I am beginning a project that will employ regression/covariate adjustment to estimate the average effect of treatment on the treated (ATT) and I realize that I have two questions concerning how one estimates the ATT in such a setting and how one interprets the regression output when using GLMs.
First, I am slightly confused on the specification of a desired treatment effect under a regression adjustment framework. For example, in alternative strategies, such as matching or weighting, syntax for executing these methods typically supports an explicit argument where one specifies the desired treatment effect:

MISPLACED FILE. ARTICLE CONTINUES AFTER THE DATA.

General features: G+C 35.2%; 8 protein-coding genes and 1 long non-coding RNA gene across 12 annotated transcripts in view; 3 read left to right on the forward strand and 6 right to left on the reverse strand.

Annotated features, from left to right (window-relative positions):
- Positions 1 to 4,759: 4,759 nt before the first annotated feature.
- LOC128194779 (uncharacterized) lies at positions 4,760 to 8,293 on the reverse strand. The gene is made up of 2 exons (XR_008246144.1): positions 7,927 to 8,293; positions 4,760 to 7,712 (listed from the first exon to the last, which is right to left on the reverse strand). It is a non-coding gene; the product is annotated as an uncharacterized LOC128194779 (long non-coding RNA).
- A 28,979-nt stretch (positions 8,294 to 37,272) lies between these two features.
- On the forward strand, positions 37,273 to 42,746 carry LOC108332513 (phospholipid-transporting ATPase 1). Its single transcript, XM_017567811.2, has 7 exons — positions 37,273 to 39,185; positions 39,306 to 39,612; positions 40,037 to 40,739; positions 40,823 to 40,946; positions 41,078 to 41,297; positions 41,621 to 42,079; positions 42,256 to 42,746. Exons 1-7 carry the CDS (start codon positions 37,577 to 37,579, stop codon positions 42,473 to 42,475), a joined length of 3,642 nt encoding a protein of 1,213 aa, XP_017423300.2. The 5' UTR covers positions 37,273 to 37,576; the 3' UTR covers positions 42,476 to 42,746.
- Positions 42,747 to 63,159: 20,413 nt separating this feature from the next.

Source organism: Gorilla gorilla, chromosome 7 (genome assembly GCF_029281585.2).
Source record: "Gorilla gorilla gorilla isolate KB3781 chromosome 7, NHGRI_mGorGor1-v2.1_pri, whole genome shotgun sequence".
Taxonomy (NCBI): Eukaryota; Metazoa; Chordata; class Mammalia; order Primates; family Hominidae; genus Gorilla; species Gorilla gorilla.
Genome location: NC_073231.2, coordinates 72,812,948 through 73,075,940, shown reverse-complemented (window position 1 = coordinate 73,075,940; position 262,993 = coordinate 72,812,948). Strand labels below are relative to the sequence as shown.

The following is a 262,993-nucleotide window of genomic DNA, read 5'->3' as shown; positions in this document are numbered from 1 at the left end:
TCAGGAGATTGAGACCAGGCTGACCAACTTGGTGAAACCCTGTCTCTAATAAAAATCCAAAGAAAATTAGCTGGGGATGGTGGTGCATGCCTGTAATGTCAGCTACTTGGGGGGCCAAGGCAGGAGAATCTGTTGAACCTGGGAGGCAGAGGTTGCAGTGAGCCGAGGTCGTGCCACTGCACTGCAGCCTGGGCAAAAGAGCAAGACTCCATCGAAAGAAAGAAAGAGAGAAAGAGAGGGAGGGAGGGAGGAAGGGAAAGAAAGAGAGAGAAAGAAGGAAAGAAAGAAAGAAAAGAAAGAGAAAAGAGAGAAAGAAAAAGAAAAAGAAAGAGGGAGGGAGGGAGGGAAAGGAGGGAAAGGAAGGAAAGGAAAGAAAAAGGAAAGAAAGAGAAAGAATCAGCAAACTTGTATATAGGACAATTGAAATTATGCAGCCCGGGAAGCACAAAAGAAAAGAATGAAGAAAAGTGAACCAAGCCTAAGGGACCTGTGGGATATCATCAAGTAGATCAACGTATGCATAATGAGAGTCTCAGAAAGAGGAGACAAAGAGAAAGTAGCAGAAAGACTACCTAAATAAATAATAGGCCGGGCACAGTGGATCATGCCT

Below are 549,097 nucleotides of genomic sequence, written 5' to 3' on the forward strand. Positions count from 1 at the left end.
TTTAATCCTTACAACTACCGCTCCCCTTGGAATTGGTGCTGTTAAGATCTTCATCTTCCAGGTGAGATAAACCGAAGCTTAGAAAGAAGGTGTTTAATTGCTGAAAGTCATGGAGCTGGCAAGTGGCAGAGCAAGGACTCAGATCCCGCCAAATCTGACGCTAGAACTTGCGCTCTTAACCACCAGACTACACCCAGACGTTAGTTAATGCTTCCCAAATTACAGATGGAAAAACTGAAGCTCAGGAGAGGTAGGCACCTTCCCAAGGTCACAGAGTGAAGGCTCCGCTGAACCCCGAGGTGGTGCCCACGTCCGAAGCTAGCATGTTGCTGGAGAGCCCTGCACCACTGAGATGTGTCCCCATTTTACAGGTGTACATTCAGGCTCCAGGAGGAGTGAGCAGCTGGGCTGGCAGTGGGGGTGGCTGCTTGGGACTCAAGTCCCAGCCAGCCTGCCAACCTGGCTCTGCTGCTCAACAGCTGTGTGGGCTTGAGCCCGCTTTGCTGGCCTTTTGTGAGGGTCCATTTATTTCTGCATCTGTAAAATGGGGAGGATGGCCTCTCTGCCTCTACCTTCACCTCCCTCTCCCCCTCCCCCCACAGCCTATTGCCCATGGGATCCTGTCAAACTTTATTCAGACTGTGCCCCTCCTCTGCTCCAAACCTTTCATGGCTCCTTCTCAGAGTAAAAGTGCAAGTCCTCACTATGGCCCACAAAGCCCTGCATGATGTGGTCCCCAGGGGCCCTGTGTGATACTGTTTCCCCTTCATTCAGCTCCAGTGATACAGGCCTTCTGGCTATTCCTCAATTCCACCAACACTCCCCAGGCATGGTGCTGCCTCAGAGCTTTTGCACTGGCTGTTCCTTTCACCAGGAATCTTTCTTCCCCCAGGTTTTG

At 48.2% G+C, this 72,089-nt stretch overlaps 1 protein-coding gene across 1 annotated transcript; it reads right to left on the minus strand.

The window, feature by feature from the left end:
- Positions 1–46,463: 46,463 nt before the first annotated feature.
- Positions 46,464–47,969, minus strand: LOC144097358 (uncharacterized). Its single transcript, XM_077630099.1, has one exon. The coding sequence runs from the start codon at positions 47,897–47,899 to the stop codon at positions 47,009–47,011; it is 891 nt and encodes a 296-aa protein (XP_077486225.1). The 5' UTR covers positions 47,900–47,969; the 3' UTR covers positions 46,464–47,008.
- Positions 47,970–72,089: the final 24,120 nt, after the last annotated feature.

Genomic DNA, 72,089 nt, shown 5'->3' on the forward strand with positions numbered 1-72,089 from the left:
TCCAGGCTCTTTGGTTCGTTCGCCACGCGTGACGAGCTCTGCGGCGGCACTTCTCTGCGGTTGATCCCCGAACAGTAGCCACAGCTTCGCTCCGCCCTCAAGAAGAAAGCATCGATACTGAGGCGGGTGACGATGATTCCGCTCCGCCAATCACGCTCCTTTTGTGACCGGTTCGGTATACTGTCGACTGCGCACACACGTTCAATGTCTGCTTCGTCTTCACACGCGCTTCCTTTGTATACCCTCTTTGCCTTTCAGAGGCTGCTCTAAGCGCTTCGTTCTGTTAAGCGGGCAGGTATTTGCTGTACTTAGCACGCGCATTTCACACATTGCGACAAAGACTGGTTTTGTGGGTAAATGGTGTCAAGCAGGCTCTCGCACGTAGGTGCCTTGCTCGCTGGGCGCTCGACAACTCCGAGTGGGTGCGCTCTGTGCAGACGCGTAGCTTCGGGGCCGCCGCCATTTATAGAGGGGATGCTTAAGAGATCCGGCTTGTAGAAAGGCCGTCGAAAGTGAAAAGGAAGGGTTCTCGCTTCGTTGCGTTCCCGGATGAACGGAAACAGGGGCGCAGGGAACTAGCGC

effect = ate,
qoi = att, something along these lines. However, in a standard regression formula in R
y ~ x1 + x2 + ..., data = data I do not know how to effectively specify the argument for the treatment effect that I want to estimate. By default, does regression adjustment estimate the ATE? If so, how does one modify this?
Second, after reading papers by Mood 2010, Hanmer and Kalkan 2012, and Norton and Dowd 2018, it is apparent to me that, when modeling non-continuous outcomes, regression coefficients, odds ratios, IRRs, hazard ratios, etc. may prove problematic in interpretation. One solution is to estimate average marginal effects (AMEs). This leads me to my second question. Suppose that I estimate the ATT for a treatment on a count outcome. I then estimate the AME. Can I effectively interpret this AME as the ATT, or are they fundamentally different quantities of interest?